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Volatiles Emitted at Different Flowering Stages of Jasminum sambac and Expression of Genes Related to α-Farnesene Biosynthesis

by Ying Yu 1, Shiheng Lyu 1,2, Dan Chen 1, Yi Lin 1, Jianjun Chen 1,2,*, Guixin Chen 1,* and Naixing Ye 1,*
1
College of Horticulture, Key Laboratory of Tea Science, Fujian Agriculture and Forestry University, Fuzhou, Fujian 350002, China
2
Department of Environmental Horticulrture and Mid-Florida Research and Education Center, University of Florida, IFAS, Apopka, FL 32703, USA
*
Authors to whom correspondence should be addressed.
Academic Editor: Derek J. McPhee
Molecules 2017, 22(4), 546; https://doi.org/10.3390/molecules22040546
Received: 3 February 2017 / Revised: 22 March 2017 / Accepted: 27 March 2017 / Published: 29 March 2017
(This article belongs to the Section Natural Products Chemistry)
Fresh jasmine flowers have been used to make jasmine teas in China, but there has been no complete information about volatile organic compound emissions in relation to flower developmental stages and no science-based knowledge about which floral stage should be used for the infusion. This study monitored volatile organic compounds emitted from living flowers of Jasminum sambac (L.) Ait. ‘Bifoliatum’ at five developmental stages and also from excised flowers. Among the compounds identified, α-farnesene, linalool, and benzyl acetate were most abundant. Since α-farnesene is synthesized through the Mevalonate pathway, four genes encoding 3-hydroxy-3-methylglutaryl coenzyme A synthase, 3-hydroxy-3-methylglutaryl coenzyme A reductase (HMGR), farnesyl pyrophosphate synthase, and terpene synthase were isolated. Their expression patterns in living flowers at the five stages and in excised flowers coincided with the emission patterns of α-farnesene. Application of lovastatin, a HMGR inhibitor, significantly reduced the expression of the genes and greatly decreased the emission of α-farnesene. The sweet scent was diminished from lovastatin-treated flowers as well. These results indicate that α-farnesene is an important compound emitted from jasmine flowers, and its emission patterns suggest that flowers at the opening stage or flower buds 8 h after excision should be used for the infusion of tea leaves. View Full-Text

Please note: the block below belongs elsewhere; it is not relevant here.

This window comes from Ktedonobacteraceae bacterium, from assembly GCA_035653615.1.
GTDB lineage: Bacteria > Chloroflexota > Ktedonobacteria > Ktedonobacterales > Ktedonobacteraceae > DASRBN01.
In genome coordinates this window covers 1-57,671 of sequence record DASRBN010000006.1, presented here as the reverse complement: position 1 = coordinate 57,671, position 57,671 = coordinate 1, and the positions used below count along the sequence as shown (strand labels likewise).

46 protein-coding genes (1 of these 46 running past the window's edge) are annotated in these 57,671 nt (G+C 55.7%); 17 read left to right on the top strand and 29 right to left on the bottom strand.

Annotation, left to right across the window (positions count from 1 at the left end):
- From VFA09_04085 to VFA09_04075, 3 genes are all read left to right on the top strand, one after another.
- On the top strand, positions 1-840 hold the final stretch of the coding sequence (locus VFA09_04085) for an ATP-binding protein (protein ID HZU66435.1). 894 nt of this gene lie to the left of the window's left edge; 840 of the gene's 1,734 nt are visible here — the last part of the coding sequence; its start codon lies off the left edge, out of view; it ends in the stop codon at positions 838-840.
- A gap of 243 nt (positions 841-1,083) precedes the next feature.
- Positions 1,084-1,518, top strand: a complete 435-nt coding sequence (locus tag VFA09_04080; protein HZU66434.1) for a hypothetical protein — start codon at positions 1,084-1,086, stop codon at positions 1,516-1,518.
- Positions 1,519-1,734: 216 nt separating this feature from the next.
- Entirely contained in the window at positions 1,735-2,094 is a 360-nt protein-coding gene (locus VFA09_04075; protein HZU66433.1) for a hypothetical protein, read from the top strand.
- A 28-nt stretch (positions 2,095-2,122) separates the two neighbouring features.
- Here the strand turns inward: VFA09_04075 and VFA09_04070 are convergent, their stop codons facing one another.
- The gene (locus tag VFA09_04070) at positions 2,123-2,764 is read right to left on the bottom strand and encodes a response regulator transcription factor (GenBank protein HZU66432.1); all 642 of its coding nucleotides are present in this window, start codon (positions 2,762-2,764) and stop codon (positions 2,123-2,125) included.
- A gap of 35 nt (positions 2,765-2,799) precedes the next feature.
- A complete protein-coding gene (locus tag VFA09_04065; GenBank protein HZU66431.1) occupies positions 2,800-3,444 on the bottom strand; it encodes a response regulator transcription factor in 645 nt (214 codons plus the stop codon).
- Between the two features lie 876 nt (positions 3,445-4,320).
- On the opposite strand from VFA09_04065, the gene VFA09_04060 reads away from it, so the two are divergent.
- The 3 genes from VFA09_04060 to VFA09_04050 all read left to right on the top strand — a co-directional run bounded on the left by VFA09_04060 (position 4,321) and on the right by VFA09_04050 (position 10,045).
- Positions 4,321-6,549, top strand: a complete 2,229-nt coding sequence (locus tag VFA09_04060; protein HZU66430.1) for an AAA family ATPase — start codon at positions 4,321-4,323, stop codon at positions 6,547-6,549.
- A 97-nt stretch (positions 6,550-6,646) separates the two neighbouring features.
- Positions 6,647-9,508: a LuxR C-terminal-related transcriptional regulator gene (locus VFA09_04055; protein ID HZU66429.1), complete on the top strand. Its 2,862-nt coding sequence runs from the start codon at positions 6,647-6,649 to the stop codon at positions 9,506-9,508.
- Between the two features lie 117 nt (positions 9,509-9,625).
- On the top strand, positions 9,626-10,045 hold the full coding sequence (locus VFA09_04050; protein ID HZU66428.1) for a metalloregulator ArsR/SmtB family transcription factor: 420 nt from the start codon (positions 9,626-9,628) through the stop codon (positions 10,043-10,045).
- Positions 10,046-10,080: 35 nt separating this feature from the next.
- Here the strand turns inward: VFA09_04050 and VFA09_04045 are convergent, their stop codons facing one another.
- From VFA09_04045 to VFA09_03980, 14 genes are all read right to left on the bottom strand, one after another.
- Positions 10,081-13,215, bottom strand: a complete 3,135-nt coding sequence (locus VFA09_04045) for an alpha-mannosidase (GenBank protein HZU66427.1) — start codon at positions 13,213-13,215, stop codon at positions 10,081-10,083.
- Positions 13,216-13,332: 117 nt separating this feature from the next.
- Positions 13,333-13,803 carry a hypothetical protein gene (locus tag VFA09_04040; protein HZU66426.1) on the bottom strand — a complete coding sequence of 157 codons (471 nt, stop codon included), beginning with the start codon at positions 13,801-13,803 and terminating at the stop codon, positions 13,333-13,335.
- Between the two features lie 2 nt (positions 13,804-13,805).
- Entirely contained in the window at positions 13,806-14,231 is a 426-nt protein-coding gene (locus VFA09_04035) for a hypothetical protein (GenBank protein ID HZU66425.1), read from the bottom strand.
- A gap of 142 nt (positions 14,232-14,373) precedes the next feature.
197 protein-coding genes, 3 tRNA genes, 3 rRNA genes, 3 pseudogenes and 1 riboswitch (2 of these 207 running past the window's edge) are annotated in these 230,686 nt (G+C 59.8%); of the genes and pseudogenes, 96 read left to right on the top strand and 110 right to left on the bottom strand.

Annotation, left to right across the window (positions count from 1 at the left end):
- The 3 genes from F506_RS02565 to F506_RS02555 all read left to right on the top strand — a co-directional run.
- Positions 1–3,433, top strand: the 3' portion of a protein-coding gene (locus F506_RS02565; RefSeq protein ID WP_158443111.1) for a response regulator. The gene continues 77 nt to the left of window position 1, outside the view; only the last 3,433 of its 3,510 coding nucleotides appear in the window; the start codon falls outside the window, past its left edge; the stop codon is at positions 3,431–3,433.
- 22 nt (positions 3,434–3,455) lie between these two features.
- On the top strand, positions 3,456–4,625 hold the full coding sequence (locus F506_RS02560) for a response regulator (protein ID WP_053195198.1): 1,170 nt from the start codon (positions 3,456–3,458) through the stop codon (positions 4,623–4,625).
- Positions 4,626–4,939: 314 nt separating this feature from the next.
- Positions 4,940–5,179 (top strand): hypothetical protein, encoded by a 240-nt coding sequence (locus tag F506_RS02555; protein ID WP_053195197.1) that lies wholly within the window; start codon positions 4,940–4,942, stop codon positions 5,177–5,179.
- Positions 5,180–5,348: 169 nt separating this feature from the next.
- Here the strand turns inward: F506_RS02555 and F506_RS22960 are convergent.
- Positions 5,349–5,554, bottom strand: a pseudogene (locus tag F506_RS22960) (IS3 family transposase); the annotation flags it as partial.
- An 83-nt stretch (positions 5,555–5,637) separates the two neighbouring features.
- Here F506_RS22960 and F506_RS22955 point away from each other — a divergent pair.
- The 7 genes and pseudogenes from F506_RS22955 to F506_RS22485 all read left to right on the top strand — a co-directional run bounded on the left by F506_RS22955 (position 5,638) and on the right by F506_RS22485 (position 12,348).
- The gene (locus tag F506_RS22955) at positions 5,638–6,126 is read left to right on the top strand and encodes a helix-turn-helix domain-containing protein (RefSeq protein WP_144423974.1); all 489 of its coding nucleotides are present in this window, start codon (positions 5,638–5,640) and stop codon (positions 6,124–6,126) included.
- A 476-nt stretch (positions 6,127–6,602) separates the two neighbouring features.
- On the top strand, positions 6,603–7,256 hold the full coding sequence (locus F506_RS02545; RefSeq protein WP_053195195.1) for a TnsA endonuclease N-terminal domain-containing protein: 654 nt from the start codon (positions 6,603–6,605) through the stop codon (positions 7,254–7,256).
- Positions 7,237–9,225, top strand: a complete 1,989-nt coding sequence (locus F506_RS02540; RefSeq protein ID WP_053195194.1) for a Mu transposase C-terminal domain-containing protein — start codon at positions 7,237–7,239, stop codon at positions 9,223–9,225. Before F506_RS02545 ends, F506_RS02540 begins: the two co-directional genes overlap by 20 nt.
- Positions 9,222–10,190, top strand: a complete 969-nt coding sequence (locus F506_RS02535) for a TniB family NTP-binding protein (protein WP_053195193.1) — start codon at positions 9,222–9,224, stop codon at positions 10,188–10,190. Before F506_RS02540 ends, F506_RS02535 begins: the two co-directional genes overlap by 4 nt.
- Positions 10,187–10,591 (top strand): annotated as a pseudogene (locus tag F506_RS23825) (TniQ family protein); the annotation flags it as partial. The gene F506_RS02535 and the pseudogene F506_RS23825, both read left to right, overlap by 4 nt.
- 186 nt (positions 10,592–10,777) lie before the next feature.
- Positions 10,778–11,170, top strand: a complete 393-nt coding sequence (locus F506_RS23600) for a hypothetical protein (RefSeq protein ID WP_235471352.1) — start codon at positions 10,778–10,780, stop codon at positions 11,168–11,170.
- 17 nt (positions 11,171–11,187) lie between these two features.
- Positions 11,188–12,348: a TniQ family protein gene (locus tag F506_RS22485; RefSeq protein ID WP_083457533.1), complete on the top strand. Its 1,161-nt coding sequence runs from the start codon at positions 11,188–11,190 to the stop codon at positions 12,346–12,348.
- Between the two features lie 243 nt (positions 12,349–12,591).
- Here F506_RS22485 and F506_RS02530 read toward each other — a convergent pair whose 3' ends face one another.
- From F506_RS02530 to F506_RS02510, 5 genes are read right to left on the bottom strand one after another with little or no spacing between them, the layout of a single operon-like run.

Keywords: jasmine; Jasminum sambac (L.) Aiton; α-farnesene; 3-hydroxy-3-methylglutaryl coenzyme A synthase (HMGS); 3-hydroxy-3-methylglutaryl coenzyme A reductase (HMGR); farnesyl pyrophosphate synthase (FPPS); lovastatin; terpene synthase (TPS) jasmine; Jasminum sambac (L.) Aiton; α-farnesene; 3-hydroxy-3-methylglutaryl coenzyme A synthase (HMGS); 3-hydroxy-3-methylglutaryl coenzyme A reductase (HMGR); farnesyl pyrophosphate synthase (FPPS); lovastatin; terpene synthase (TPS)
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Yu, Y.; Lyu, S.; Chen, D.; Lin, Y.; Chen, J.; Chen, G.; Ye, N. Volatiles Emitted at Different Flowering Stages of Jasminum sambac and Expression of Genes Related to α-Farnesene Biosynthesis. Molecules 2017, 22, 546.

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